Do you have control over what happens to your estate, both immediately after your death and for generations to come?

Following the changes introduced by the Finance Act 2006 trusts still remain an important estate planning mechanism. A trust arrangement can ensure that your wealth is properly managed and distributed after your death, so that it provides for the people who depend on you and is enjoyed by your heirs in the way you intend.

An investment bond is a single premium life insurance policy and is a potentially tax-efficient way of holding a range of investment funds in one place. They can be a good way of allowing you to invest in a mixture of investment funds that are managed by professional investment managers.

An Individual Savings Account (ISA) is a tax-efficient wrapper. Within an ISA you pay no capital gains tax and no further tax on the income, making it one of the most tax-efficient savings vehicles available.

Investment trusts are based upon fixed amounts of capital divided into shares. This makes them closed ended, unlike the open-ended structure of unit trusts. They can be one of the easiest and most cost-effective ways to invest in the stock market. Once the capital has been divided into shares, you can purchase the shares. When an investment trust sells shares, it is not taxed on any capital gains it has made. By contrast, private investors are subject to capital gains tax when they sell shares in their own portfolio.

Open-ended investment companies (OEICs) are stock market-quoted collective investment schemes. Like unit trusts and investment trusts they invest in a variety of assets to generate a return for investors.

Unit trusts are a collective investment that allows you to participate in a wider range of investments than can normally be achieved on your own with smaller sums of money. Pooling your money with others also reduces the risk.

The recent volatility of global markets has tested the nerves of even the most experienced investors, making it a difficult time for individuals who rely on income from investments for some or all of their needs.

If you require your money to provide the potential for capital growth or income, or a combination of both, provided you are willing to accept an element of risk pooled investments could just be the solution you are looking for. A pooled investment allows you to invest in a large, professionally managed portfolio of assets with many other investors. As a result of this, the risk is reduced due to the wider spread of investments in the portfolio.

One of the principal tenets of spreading risk in your portfolio is to diversify your investments whatever the time of year. Diversification is the process of investing in areas that have little or no relation to each other. This is called a ‘low correlation’. Diversification helps lessen what’s known as ‘unsystematic risk’, such as reductions in the value of certain investment sectors, regions or asset types in general. But there are some events and risks that diversification cannot help with – these are referred to as ‘systemic risks’. These include interest rates, inflation, wars and recession. This is important to remember when building your portfolio.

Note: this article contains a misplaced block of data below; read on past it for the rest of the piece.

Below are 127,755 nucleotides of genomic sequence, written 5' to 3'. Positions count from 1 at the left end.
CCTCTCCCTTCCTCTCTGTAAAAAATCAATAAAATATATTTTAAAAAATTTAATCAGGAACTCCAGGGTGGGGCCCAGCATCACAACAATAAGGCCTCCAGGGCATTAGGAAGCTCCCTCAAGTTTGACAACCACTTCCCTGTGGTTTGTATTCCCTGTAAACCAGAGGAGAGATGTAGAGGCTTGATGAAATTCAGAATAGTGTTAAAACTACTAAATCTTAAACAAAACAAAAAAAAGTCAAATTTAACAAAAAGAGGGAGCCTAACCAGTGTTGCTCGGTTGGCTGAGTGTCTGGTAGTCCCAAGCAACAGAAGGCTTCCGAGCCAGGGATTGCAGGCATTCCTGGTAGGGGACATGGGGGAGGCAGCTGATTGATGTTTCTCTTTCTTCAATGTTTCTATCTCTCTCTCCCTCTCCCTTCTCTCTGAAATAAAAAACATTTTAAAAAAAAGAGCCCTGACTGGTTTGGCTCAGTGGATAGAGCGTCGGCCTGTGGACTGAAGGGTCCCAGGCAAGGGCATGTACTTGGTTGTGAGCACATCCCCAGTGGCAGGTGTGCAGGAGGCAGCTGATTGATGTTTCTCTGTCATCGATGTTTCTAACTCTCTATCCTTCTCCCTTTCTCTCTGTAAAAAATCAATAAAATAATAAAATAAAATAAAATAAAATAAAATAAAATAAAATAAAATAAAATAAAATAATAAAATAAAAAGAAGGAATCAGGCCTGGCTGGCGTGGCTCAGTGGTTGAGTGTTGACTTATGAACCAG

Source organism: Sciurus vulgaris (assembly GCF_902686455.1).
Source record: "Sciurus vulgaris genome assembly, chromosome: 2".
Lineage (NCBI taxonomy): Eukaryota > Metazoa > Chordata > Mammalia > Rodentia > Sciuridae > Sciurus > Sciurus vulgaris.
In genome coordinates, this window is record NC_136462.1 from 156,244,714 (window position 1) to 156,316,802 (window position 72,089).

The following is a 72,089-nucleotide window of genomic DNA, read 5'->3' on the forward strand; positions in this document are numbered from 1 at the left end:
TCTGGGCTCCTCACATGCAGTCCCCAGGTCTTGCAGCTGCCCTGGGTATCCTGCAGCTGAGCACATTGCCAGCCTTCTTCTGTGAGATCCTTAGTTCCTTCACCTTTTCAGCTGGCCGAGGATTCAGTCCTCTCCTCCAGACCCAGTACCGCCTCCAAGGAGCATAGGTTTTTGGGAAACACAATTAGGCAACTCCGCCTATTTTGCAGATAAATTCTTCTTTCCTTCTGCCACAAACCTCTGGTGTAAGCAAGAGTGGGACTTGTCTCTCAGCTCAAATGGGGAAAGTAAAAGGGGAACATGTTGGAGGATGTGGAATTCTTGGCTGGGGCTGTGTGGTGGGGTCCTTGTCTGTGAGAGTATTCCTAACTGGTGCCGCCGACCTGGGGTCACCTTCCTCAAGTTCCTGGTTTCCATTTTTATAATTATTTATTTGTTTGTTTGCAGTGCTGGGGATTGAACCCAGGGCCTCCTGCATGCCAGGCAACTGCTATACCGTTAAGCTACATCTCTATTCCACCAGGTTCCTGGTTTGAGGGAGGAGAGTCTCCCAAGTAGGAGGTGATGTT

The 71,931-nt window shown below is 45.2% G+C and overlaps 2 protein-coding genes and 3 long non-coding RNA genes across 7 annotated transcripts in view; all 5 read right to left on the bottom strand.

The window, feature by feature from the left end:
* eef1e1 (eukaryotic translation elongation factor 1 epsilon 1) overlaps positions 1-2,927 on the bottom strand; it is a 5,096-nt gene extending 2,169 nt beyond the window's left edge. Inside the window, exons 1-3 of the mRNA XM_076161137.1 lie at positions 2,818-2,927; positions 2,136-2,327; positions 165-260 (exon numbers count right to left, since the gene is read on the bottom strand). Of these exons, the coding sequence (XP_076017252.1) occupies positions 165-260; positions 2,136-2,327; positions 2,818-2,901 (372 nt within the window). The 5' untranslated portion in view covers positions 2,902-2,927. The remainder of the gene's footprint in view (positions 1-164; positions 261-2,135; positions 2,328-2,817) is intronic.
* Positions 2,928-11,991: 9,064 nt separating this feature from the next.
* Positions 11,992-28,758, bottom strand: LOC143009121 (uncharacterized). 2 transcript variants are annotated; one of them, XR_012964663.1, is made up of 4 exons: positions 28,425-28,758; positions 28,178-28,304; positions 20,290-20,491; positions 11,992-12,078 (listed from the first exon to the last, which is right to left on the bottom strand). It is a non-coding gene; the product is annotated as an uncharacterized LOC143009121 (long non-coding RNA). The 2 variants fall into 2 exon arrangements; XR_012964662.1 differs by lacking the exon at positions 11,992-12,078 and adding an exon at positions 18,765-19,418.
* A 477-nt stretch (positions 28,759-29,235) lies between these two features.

Many investors may have had a roller-coaster ride recently. Fallout from the eurozone crisis has created the most turbulent period in world stock markets since the downturn began in 2008. However, amid all this gloom there is some good news. The simple truth is that volatility is a fact of investing life; you’re often better served staying in the markets over the long term than pulling out. Here’s why, and how, you can do it.

Effective inheritance tax planning could save your beneficiaries thousands of pounds, maybe even hundreds of thousands depending on the size of your estate. At its simplest, inheritance tax (IHT) is the tax payable on your estate when you die if the value of your estate exceeds a certain amount.

The Future of Long Term Care report, launched by retirement specialist LV=, shows that as life expectancy in the UK increases, the number of people who will need to make use of formal long-term care services will grow from 840,184 today to 1.1 million by 2025, an increase of 37 per cent.

With so many different protection options available, making the right decision to protect your personal and financial situation can seem overwhelming. There is a plethora of protection solutions which could help ensure that a lump sum, or a replacement income, becomes available to you in the event that it is needed. We can make sure that you are able to take the right decisions to deliver peace of mind for you and your family in the event of death, if you are too ill to work or if you are diagnosed with a critical illness.

Most people, during their career, accumulate a number of different pension plans. Keeping your pension savings in a number of different plans may result in lost investment opportunities and unnecessary exposure to risk. However not all consolidation of pensions will be in your best interests. You should always look carefully into the possible benefits and drawbacks and if unsure seek professional advice.

Nearly three quarters (72 per cent) of UK adults aged 55 and over are unaware that certain medical conditions could entitle them to a higher level of pension income through their annuity provider, according to research [1] from MGM Advantage.